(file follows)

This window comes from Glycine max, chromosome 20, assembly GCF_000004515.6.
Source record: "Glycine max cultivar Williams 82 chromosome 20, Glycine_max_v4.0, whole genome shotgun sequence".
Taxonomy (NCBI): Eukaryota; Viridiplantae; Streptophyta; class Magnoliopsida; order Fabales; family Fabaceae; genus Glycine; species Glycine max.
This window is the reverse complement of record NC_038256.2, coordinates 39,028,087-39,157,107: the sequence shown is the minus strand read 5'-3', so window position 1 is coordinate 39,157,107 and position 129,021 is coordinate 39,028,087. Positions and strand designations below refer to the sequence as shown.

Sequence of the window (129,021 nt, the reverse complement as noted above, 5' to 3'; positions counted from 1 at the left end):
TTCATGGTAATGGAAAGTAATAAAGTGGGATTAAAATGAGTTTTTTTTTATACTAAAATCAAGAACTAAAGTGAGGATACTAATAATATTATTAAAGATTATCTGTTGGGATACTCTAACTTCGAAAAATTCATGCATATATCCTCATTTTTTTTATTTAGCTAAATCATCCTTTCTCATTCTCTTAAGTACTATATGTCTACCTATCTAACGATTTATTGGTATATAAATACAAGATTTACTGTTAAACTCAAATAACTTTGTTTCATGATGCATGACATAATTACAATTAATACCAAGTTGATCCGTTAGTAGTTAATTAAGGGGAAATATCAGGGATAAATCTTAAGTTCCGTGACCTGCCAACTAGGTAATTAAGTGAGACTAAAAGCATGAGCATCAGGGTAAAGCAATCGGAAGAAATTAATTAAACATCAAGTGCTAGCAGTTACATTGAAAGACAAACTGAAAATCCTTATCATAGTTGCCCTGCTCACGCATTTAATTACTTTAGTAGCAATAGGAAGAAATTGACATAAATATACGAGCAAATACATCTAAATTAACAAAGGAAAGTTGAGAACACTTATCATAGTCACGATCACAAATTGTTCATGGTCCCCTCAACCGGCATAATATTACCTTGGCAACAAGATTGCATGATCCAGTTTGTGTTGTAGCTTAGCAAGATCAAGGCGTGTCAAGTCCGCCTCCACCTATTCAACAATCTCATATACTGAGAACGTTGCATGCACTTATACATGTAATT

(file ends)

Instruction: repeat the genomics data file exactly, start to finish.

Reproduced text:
This window comes from Glycine max, chromosome 20, assembly GCF_000004515.6.
Source record: "Glycine max cultivar Williams 82 chromosome 20, Glycine_max_v4.0, whole genome shotgun sequence".
Taxonomy (NCBI): Eukaryota; Viridiplantae; Streptophyta; class Magnoliopsida; order Fabales; family Fabaceae; genus Glycine; species Glycine max.
This window is the reverse complement of record NC_038256.2, coordinates 39,028,087-39,157,107: the sequence shown is the minus strand read 5'-3', so window position 1 is coordinate 39,157,107 and position 129,021 is coordinate 39,028,087. Positions and strand designations below refer to the sequence as shown.

Sequence of the window (129,021 nt, the reverse complement as noted above, 5' to 3'; positions counted from 1 at the left end):
TTCATGGTAATGGAAAGTAATAAAGTGGGATTAAAATGAGTTTTTTTTTATACTAAAATCAAGAACTAAAGTGAGGATACTAATAATATTATTAAAGATTATCTGTTGGGATACTCTAACTTCGAAAAATTCATGCATATATCCTCATTTTTTTTATTTAGCTAAATCATCCTTTCTCATTCTCTTAAGTACTATATGTCTACCTATCTAACGATTTATTGGTATATAAATACAAGATTTACTGTTAAACTCAAATAACTTTGTTTCATGATGCATGACATAATTACAATTAATACCAAGTTGATCCGTTAGTAGTTAATTAAGGGGAAATATCAGGGATAAATCTTAAGTTCCGTGACCTGCCAACTAGGTAATTAAGTGAGACTAAAAGCATGAGCATCAGGGTAAAGCAATCGGAAGAAATTAATTAAACATCAAGTGCTAGCAGTTACATTGAAAGACAAACTGAAAATCCTTATCATAGTTGCCCTGCTCACGCATTTAATTACTTTAGTAGCAATAGGAAGAAATTGACATAAATATACGAGCAAATACATCTAAATTAACAAAGGAAAGTTGAGAACACTTATCATAGTCACGATCACAAATTGTTCATGGTCCCCTCAACCGGCATAATATTACCTTGGCAACAAGATTGCATGATCCAGTTTGTGTTGTAGCTTAGCAAGATCAAGGCGTGTCAAGTCCGCCTCCACCTATTCAACAATCTCATATACTGAGAACGTTGCATGCACTTATACATGTAATT